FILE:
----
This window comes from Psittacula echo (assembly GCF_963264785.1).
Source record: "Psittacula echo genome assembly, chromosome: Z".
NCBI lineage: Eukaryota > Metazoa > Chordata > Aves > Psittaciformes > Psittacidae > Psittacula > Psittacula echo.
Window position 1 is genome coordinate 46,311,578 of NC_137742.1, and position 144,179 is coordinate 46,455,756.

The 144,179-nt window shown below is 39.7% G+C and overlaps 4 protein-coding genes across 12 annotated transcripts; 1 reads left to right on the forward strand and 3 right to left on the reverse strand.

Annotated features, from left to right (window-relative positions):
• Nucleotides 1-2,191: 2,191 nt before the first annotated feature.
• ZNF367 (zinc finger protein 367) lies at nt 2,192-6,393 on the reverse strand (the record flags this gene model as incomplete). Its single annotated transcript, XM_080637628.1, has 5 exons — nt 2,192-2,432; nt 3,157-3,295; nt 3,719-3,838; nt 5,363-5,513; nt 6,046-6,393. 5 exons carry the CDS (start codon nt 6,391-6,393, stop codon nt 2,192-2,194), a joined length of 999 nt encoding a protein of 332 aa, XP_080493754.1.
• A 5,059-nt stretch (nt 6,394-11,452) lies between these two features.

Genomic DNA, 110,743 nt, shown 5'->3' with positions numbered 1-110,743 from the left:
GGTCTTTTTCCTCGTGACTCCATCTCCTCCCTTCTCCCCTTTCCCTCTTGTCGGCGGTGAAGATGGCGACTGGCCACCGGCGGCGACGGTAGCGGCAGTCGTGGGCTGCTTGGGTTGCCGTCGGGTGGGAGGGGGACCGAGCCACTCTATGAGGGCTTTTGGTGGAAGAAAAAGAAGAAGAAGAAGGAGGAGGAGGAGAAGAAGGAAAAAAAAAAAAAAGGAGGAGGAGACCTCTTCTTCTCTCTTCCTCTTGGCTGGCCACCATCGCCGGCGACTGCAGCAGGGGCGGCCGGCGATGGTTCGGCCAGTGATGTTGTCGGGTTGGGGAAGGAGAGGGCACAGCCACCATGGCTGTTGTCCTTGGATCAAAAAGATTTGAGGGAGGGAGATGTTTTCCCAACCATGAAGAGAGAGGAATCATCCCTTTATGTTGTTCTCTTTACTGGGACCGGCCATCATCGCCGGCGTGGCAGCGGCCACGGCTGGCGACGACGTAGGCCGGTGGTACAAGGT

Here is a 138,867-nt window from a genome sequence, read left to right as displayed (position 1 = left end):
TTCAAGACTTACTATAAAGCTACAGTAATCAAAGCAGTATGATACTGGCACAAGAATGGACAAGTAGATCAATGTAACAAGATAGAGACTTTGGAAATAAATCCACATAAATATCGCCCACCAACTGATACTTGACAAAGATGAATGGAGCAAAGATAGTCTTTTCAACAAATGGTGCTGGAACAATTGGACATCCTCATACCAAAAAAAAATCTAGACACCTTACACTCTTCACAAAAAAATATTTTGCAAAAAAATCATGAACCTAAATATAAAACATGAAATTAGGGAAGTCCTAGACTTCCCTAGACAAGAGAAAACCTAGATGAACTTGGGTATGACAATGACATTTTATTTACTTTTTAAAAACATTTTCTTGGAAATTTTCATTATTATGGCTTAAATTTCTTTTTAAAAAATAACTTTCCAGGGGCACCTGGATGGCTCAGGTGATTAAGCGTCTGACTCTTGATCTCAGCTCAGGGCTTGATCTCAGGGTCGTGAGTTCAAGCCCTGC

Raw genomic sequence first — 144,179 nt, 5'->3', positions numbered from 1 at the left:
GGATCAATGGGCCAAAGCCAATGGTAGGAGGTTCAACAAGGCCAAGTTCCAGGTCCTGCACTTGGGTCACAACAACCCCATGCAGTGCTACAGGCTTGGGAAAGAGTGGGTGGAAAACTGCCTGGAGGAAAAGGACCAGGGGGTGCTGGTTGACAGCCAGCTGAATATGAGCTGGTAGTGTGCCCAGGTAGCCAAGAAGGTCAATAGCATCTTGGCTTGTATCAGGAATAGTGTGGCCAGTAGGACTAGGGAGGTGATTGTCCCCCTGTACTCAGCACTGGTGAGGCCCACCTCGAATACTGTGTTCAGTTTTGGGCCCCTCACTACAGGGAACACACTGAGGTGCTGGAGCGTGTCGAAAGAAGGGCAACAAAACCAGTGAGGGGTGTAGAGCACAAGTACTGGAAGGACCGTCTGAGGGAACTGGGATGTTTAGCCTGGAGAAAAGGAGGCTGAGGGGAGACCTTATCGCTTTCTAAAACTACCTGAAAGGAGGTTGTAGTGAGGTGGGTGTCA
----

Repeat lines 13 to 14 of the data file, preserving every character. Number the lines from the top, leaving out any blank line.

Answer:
TTCAAGACTTACTATAAAGCTACAGTAATCAAAGCAGTATGATACTGGCACAAGAATGGACAAGTAGATCAATGTAACAAGATAGAGACTTTGGAAATAAATCCACATAAATATCGCCCACCAACTGATACTTGACAAAGATGAATGGAGCAAAGATAGTCTTTTCAACAAATGGTGCTGGAACAATTGGACATCCTCATACCAAAAAAAAATCTAGACACCTTACACTCTTCACAAAAAAATATTTTGCAAAAAAATCATGAACCTAAATATAAAACATGAAATTAGGGAAGTCCTAGACTTCCCTAGACAAGAGAAAACCTAGATGAACTTGGGTATGACAATGACATTTTATTTACTTTTTAAAAACATTTTCTTGGAAATTTTCATTATTATGGCTTAAATTTCTTTTTAAAAAATAACTTTCCAGGGGCACCTGGATGGCTCAGGTGATTAAGCGTCTGACTCTTGATCTCAGCTCAGGGCTTGATCTCAGGGTCGTGAGTTCAAGCCCTGC

Raw genomic sequence first — 144,179 nt, 5'->3', positions numbered from 1 at the left: